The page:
Connected \\ August 20, 2021
Curator Dean Lahikainen recalls four decades at PEM
The way Curator Dean Lahikainen talks about furniture is an art form unto itself. Even if you don’t really care much about the subject, you find yourself leaning in to look closer as PEM’s Carolyn and Peter Lynch Curator of American Decorative Art notes the delicately carved spindles of a simple chair, or the gently curving legs on a mahogany desk, a skill nurtured as a teen and honed during his distinguished 43-year career at the Peabody Essex Museum.
“I could listen to Dean all day. His ability to bring the social, personal, big picture to objects like a desk or a chair is remarkable,” says Ellen Soares, PEM’s Guide Program Manager. “Helping us think about why we should care connects us to the time, place and worldview of the culture in which it was made and of the people who used these objects and perhaps encourages us to think about the objects in our lives just a bit differently.”
Presenting new acquisitions to Trustees.
This month, Lahikainen, sometimes referred to as the “Dean of Decorative Arts,” retires after leading PEM’s American Decorative Arts department and stewarding its singular collection for more than four decades. Looking back on 43 years of service at the same institution is a rare moment for anyone. But when it happens at a place that began in 1799 with so many twists and turns in its long history, the experience is practically rarified air.
Gardner Pingree Mansion. Photography by Kathy Tarantola/PEM.
Thousands of works have entered the collection during Lahikainen’s tenure. He says he’s grateful to have come to town when parts of “old Salem” were still intact — when “grande dames” still lived on Chestnut Street in large homes with family collections.
Many of the works acquired by Lahikainen for the permanent collection will go on view this winter when PEM’s new Native American and American Art Gallery opens. In acknowledgment of Lahikainen’s extraordinary career and contributions to this institution, several of these works will bear credit lines in his honor.
“Throughout many years, Dean has continued to be interesting, informational and inspirational,” says Elizabeth B. Heide, who is an East India Marine Society member and serves on the American Decorative Arts Visiting Committee. “The breadth and depth of his knowledge is astounding. To know Dean has been an enriching experience.”
James Symonds, Valuables cabinet owned by Joseph and Bathsheba Pope, 1679. Oak, maple, iron, and paint, 16 1/2 x 17 x 9 1/2 inches (41.91 x 43.18 x 24.13 cm). Museum purchase, made possible by anonymous donors, 2000, 138011. Photo by Dennis Helmar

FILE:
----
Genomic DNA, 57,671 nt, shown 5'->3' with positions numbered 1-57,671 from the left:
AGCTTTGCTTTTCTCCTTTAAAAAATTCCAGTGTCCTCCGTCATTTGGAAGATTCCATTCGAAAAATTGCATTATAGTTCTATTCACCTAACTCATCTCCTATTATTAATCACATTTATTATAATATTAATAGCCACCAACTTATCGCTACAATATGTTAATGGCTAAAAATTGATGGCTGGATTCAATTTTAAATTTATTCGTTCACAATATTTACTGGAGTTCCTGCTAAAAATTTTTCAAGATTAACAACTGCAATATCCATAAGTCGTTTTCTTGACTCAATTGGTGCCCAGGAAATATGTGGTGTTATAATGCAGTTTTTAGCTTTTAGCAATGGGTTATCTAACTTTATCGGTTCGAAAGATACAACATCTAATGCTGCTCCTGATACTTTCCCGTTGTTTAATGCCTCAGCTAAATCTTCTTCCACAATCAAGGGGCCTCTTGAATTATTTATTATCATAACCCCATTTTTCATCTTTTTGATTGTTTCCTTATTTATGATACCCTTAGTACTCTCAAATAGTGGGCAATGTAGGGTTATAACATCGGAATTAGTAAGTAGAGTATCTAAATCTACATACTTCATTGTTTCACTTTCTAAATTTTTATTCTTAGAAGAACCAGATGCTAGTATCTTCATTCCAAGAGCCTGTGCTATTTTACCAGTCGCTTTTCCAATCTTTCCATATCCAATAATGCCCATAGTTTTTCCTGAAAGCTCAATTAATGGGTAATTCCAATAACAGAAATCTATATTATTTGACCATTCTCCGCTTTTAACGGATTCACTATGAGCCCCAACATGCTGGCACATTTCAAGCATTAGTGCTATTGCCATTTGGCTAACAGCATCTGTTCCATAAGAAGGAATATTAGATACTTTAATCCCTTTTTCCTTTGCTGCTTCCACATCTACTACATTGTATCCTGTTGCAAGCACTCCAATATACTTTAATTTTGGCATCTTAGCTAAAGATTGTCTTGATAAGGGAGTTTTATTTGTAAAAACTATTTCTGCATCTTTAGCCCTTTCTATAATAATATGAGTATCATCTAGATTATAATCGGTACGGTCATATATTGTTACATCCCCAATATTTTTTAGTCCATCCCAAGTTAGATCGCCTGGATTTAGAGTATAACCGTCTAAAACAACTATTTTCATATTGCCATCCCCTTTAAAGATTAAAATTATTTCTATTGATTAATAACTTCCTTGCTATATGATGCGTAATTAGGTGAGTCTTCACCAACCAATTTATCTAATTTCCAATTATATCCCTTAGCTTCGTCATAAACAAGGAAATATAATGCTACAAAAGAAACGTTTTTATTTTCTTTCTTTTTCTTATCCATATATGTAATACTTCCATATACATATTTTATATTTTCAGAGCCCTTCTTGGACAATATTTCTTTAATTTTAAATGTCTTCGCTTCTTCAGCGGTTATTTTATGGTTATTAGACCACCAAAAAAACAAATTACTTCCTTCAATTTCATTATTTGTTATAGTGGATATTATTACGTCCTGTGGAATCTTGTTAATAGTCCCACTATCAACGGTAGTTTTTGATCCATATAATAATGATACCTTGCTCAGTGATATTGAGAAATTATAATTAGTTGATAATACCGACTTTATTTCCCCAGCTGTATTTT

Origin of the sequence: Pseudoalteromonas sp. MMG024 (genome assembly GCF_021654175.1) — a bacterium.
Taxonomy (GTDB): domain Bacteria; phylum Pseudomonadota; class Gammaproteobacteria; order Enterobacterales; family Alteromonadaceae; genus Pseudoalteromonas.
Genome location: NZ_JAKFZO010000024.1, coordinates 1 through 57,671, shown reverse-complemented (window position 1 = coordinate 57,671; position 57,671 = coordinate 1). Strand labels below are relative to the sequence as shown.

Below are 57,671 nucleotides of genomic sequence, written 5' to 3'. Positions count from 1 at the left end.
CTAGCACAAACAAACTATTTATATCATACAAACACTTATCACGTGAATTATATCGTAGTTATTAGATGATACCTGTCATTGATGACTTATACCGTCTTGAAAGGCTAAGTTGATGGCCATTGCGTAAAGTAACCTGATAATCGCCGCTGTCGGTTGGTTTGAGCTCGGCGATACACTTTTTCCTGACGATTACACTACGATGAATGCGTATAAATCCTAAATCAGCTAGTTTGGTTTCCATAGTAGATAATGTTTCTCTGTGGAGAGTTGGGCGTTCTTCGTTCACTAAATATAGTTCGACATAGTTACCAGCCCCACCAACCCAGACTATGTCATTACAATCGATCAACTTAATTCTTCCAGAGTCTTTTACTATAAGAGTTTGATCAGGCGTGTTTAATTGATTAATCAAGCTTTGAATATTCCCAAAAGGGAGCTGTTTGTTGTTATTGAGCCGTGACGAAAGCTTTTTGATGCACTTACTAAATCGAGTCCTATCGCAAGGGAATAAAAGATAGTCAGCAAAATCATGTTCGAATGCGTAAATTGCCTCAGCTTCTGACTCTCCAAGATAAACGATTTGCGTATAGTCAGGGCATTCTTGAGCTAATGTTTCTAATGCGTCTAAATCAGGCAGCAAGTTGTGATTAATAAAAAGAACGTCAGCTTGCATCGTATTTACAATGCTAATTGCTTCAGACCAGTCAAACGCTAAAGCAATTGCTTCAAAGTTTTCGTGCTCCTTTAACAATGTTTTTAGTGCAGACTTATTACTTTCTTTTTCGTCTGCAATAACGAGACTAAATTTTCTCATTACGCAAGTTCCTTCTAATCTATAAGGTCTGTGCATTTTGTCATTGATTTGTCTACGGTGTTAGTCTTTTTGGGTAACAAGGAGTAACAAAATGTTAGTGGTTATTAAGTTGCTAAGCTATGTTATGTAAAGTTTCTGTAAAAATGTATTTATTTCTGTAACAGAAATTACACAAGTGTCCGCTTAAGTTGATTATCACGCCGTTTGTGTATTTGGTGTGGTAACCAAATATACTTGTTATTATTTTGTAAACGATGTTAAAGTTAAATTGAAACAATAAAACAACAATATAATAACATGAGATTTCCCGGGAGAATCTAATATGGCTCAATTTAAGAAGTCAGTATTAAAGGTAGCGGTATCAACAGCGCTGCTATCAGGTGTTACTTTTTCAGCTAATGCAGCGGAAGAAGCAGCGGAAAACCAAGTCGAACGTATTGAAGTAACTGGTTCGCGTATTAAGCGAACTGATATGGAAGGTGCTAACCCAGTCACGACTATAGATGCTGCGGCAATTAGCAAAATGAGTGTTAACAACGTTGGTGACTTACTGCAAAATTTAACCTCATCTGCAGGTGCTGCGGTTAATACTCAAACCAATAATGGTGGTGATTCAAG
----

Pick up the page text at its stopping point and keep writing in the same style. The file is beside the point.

Looking back, Lahikainen fondly remembered acquiring the Pope chest, arguably his most important acquisition. Owned by accusers in the witch trials, the chest retained its original finish. A couple had been using it in their hallway, he said, “to set their keys on.” Another acquisition were chairs made for Elias Hasket Derby. Lahikainen’s wife, Besty, an upholstery historian and conservator, discovered that they were once upholstered in blue silk, allowing the couple to collaborate.
Artist in Salem, Massachusetts, Painted side chair from the Derby Mansion, about 1795. Wood, paint, and reproduction upholstery, 38 1/4 x 21 1/2 x 19 inches (97.155 x 54.61 x 48.26 cm). Museum purchase made possible by an anonymous donor, 1997, 137800.
Lahikainen got his unofficial start to his career working every summer at his family’s furniture factory, established by his grandfather in Gardner, Mass., known as the chair capital of the world. Growing up, he was always fascinated by the antique pieces in his friend’s houses. He later was hired by the Lexington Historical Society as resident manager of the Buckman Tavern, where the militia gathered in the early morning hours of April 19, 1775, to await the oncoming British Redcoat troops. He worked alongside experts in porcelain and metalwares and catalogued the property’s entire collection during a two-year period, the old-fashioned way with pencil and paper. He remembers reading everything he could get his hands on about American decorative arts.
A constant advocate for PEM’s historic houses, Lahikainen believes that restored and properly interpreted houses can be extremely appealing to a wide audience. He’s proud of PEM’s distinguished history of landmark restorations and is happy to see them become venues for small concerts and events in recent years.
When Lahikainen started out as Assistant Curator of the Essex Institute’s historic houses, he and his wife lived in the Ropes Mansion on Essex Street, fulfilling a stipulation in the will of the Ropes sisters in 1907 that there be on-site staff. After 12 years and two children born while in that house, the family moved into the Peirce-Nichols 19-room mansion, which Lahikainen equated with living in the White House with common and private living quarters. He remembers one day when their then very young daughter Amanda followed him into one of the bedrooms and stated, “This is a delightful room. I don’t think I’ve ever been here before.”
Daughter Amanda Lahikainen gives her preschool class a tour of the Ropes Mansion, her home at the time.